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Gordon v. Holloway

United States District Court, W.D. Virginia, Roanoke Division

June 22, 2015

CARL D. GORDON, Plaintiff,
v.
GREGORY HOLLOWAY, ET AL., Defendant(s)

MEMORANDUM OPINION

NORMAN K. MOON, District Judge.

Carl D. Gordon, a Virginia inmate proceeding pro se, filed this civil rights action pursuant to 42 U.S.C. § 1983, alleging that prison officials in the segregation unit at Wallens Ridge State Prison have violated his constitutional rights by subjecting him to unsanitary conditions. Upon review of the record, I conclude that Gordon's complaint must be summarily dismissed without prejudice.

Gordon's 159-paragraph complaint focuses on three conditions that he views as unconstitutionally unsanitary. First, the drinks served with inmates' meals are poured in the kitchen and transported without covers to the inmates' cells. Gordon describes how this practice allows officers' sweat and spittle, hairs and dust, and bacteria from officers' gloved hands to fall or wash into his beverage before it is served to him. Second, Gordon's individual razor is not marked with his inmate number to prevent others from using it. Instead, officers are to hang each inmate's razor on his designated hook by the showers. When Gordon has pointed out signs that another inmate has used his razor, the officers tell him to wash the razor before using it. Gordon asserts that as a result of this razor confusion, he "may" have contracted a serious contagious disease, such as HIV. Third, the handle of the toilet brush provided to Gordon to clean his toilet bowl has been shortened for security reasons. He complains that his hand must thus pass below the surface of the toilet water during the cleaning process. Officers have refused his request for a rubber glove or a longer handled brush, to prevent this unsanitary practice.

Section 1983 permits an aggrieved party to file a civil action against a person for actions taken under color of state law that violated his constitutional rights. See Cooper v. Sheehan, 735 F.3d 153, 158 (4th Cir. 2013). The court is required to dismiss any action or claim filed by a prisoner against a governmental entity or officer if the action or claim is frivolous, malicious, or fails to state a claim on which relief may be granted. 28 U.S.C. § 1915A(b)(1). Plaintiff's "[f]actual allegations must be enough to raise a right to relief above the speculative level, " to one that is "plausible on its face, " rather than merely "conceivable." Bell Atl. Corp. v. Twombly, 550 U.S. 544, 570 (2007).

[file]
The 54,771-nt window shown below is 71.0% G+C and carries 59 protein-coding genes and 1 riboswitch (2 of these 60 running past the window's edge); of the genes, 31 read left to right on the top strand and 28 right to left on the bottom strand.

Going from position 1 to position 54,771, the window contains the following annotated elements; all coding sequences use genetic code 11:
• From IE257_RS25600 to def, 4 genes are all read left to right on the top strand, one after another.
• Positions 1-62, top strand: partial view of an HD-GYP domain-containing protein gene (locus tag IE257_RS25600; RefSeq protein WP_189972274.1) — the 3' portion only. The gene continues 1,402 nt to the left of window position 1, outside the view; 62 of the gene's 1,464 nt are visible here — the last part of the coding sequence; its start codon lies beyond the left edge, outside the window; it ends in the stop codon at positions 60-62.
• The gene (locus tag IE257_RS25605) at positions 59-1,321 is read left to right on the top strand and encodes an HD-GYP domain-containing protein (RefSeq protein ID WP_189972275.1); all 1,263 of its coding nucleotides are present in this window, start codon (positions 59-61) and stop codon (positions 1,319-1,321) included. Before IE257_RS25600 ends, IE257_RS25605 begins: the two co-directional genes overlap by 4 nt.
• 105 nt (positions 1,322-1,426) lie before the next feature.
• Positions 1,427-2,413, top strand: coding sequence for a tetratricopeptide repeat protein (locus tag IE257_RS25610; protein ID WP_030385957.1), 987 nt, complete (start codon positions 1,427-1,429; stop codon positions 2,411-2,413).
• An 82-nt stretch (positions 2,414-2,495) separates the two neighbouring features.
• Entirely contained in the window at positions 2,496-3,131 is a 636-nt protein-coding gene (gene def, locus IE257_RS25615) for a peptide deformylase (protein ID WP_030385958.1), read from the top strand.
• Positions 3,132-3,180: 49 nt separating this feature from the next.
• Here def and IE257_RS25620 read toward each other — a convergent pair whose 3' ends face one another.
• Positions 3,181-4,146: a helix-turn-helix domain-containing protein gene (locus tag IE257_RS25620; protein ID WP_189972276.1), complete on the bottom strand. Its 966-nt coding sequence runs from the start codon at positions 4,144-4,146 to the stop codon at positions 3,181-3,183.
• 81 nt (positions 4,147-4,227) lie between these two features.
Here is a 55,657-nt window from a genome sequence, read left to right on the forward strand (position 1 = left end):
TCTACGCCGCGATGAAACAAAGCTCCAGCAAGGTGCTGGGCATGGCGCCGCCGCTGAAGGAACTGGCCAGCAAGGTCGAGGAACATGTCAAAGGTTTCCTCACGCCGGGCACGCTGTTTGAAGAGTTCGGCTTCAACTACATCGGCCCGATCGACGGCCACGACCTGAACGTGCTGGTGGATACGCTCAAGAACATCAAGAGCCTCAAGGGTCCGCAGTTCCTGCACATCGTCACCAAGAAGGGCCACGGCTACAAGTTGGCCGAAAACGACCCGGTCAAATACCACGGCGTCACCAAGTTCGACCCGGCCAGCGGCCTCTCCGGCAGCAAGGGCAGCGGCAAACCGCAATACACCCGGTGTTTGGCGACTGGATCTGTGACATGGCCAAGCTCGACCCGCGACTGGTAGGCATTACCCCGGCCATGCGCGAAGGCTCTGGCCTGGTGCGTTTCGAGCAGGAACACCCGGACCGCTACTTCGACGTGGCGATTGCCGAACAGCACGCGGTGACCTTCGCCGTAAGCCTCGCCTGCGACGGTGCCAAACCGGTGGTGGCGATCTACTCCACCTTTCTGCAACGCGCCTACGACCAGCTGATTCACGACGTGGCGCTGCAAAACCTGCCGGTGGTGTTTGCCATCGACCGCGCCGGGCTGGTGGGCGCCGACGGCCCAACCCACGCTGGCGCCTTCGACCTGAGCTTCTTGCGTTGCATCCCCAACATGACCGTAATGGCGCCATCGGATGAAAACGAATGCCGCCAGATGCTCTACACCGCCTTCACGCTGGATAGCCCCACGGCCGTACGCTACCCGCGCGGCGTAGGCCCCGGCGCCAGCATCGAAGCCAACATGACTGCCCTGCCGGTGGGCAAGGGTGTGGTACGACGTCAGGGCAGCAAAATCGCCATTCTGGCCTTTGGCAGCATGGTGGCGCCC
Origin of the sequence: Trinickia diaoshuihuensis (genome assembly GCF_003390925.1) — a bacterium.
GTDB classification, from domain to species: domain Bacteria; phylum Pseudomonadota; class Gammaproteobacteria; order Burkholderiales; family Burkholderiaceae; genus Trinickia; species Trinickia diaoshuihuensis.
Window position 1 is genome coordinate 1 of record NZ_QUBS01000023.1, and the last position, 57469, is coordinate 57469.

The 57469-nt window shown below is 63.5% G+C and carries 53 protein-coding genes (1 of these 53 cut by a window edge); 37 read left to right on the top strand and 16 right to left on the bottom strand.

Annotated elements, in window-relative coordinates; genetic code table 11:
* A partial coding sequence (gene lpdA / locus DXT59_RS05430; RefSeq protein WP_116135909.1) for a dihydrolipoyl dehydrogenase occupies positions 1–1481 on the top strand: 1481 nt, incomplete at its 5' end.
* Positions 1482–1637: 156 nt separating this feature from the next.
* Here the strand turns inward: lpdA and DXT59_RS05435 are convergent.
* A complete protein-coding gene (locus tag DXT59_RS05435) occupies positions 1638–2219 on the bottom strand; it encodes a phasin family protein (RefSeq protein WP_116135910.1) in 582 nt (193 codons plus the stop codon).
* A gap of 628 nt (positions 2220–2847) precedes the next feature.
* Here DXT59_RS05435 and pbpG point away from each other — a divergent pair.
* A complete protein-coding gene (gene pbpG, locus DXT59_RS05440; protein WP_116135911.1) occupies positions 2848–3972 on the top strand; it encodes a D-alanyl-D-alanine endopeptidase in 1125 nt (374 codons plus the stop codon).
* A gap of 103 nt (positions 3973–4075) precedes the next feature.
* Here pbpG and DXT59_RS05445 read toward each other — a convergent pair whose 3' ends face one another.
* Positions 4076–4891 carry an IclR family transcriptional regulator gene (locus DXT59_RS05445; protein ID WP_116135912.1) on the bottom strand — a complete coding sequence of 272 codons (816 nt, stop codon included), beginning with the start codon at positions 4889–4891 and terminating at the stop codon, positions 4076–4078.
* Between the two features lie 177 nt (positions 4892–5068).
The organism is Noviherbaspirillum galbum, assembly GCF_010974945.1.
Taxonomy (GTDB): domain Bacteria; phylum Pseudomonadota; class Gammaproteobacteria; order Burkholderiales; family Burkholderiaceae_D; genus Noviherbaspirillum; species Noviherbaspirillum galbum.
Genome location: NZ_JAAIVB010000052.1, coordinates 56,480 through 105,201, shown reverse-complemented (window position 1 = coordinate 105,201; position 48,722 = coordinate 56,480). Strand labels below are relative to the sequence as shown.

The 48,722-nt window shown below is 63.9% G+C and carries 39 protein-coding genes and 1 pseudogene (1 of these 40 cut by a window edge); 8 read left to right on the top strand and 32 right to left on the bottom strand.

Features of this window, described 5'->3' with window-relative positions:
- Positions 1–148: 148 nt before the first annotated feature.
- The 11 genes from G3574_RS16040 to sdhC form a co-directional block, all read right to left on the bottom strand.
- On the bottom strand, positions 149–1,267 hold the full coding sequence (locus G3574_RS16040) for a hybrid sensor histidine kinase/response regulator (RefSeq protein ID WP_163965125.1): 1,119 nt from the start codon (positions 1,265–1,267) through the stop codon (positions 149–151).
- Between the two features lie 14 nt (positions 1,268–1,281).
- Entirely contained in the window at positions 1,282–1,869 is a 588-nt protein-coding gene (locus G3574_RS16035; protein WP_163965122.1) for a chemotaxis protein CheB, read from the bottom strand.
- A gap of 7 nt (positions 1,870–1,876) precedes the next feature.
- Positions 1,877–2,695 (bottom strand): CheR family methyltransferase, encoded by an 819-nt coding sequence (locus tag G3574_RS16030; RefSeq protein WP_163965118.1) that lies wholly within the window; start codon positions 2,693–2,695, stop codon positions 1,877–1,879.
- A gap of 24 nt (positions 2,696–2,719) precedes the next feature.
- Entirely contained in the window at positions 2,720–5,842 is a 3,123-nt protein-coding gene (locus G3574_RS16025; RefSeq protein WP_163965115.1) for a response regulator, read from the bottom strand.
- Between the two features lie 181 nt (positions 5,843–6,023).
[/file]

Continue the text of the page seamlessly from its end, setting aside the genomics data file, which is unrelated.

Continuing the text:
The Eighth Amendment protects prisoners from cruel and unusual living conditions. Rhodes v. Chapman, 452 U.S. 337, 347 (1981). However, "[t]o the extent that such conditions are restrictive and even harsh, they are part of the penalty that criminal offenders pay for their offenses against society." Id. To state a constitutional claim regarding conditions of confinement, a prisoner must either "produce evidence of a serious or significant physical or emotional injury resulting from the challenged conditions, " or "demonstrate a substantial risk of such serious harm resulting from the prisoner's unwilling exposure to the challenged conditions." Shakka v. Smith, 71 F.3d 162, 166 (4th Cir. 1995) (citing Helling v. McKinney, 509 U.S. 25, 33-36 (1993) (holding that the determination of a "substantial risk" requires inquiry into the seriousness of the potential harm, the likelihood that such injury to health will actually occur, and whether the risk violates contemporary standards of decency)).

Gordon simply does not state a factual basis for finding any the challenged conditions to be of constitutional significance. He does not allege suffering any harm at all from the highlighted practices. While contracting HIV or some other such disease would qualify as a serious harm, Gordon offers no indication that he suffered such harm or that he is at any substantial risk of doing so under present conditions. His nebulous worries about the dangers of current practices, and his self-serving assertions that his desired changes would be significantly safer, do not raise any of his claims from mere speculation to facial plausibility as required to state any actionable claim under Bell Atl. Corp., 550 U.S. at 570.

For the stated reasons, I conclude that the action must be dismissed without prejudice, pursuant to § 1915A(b)(1), for failure to state a claim.


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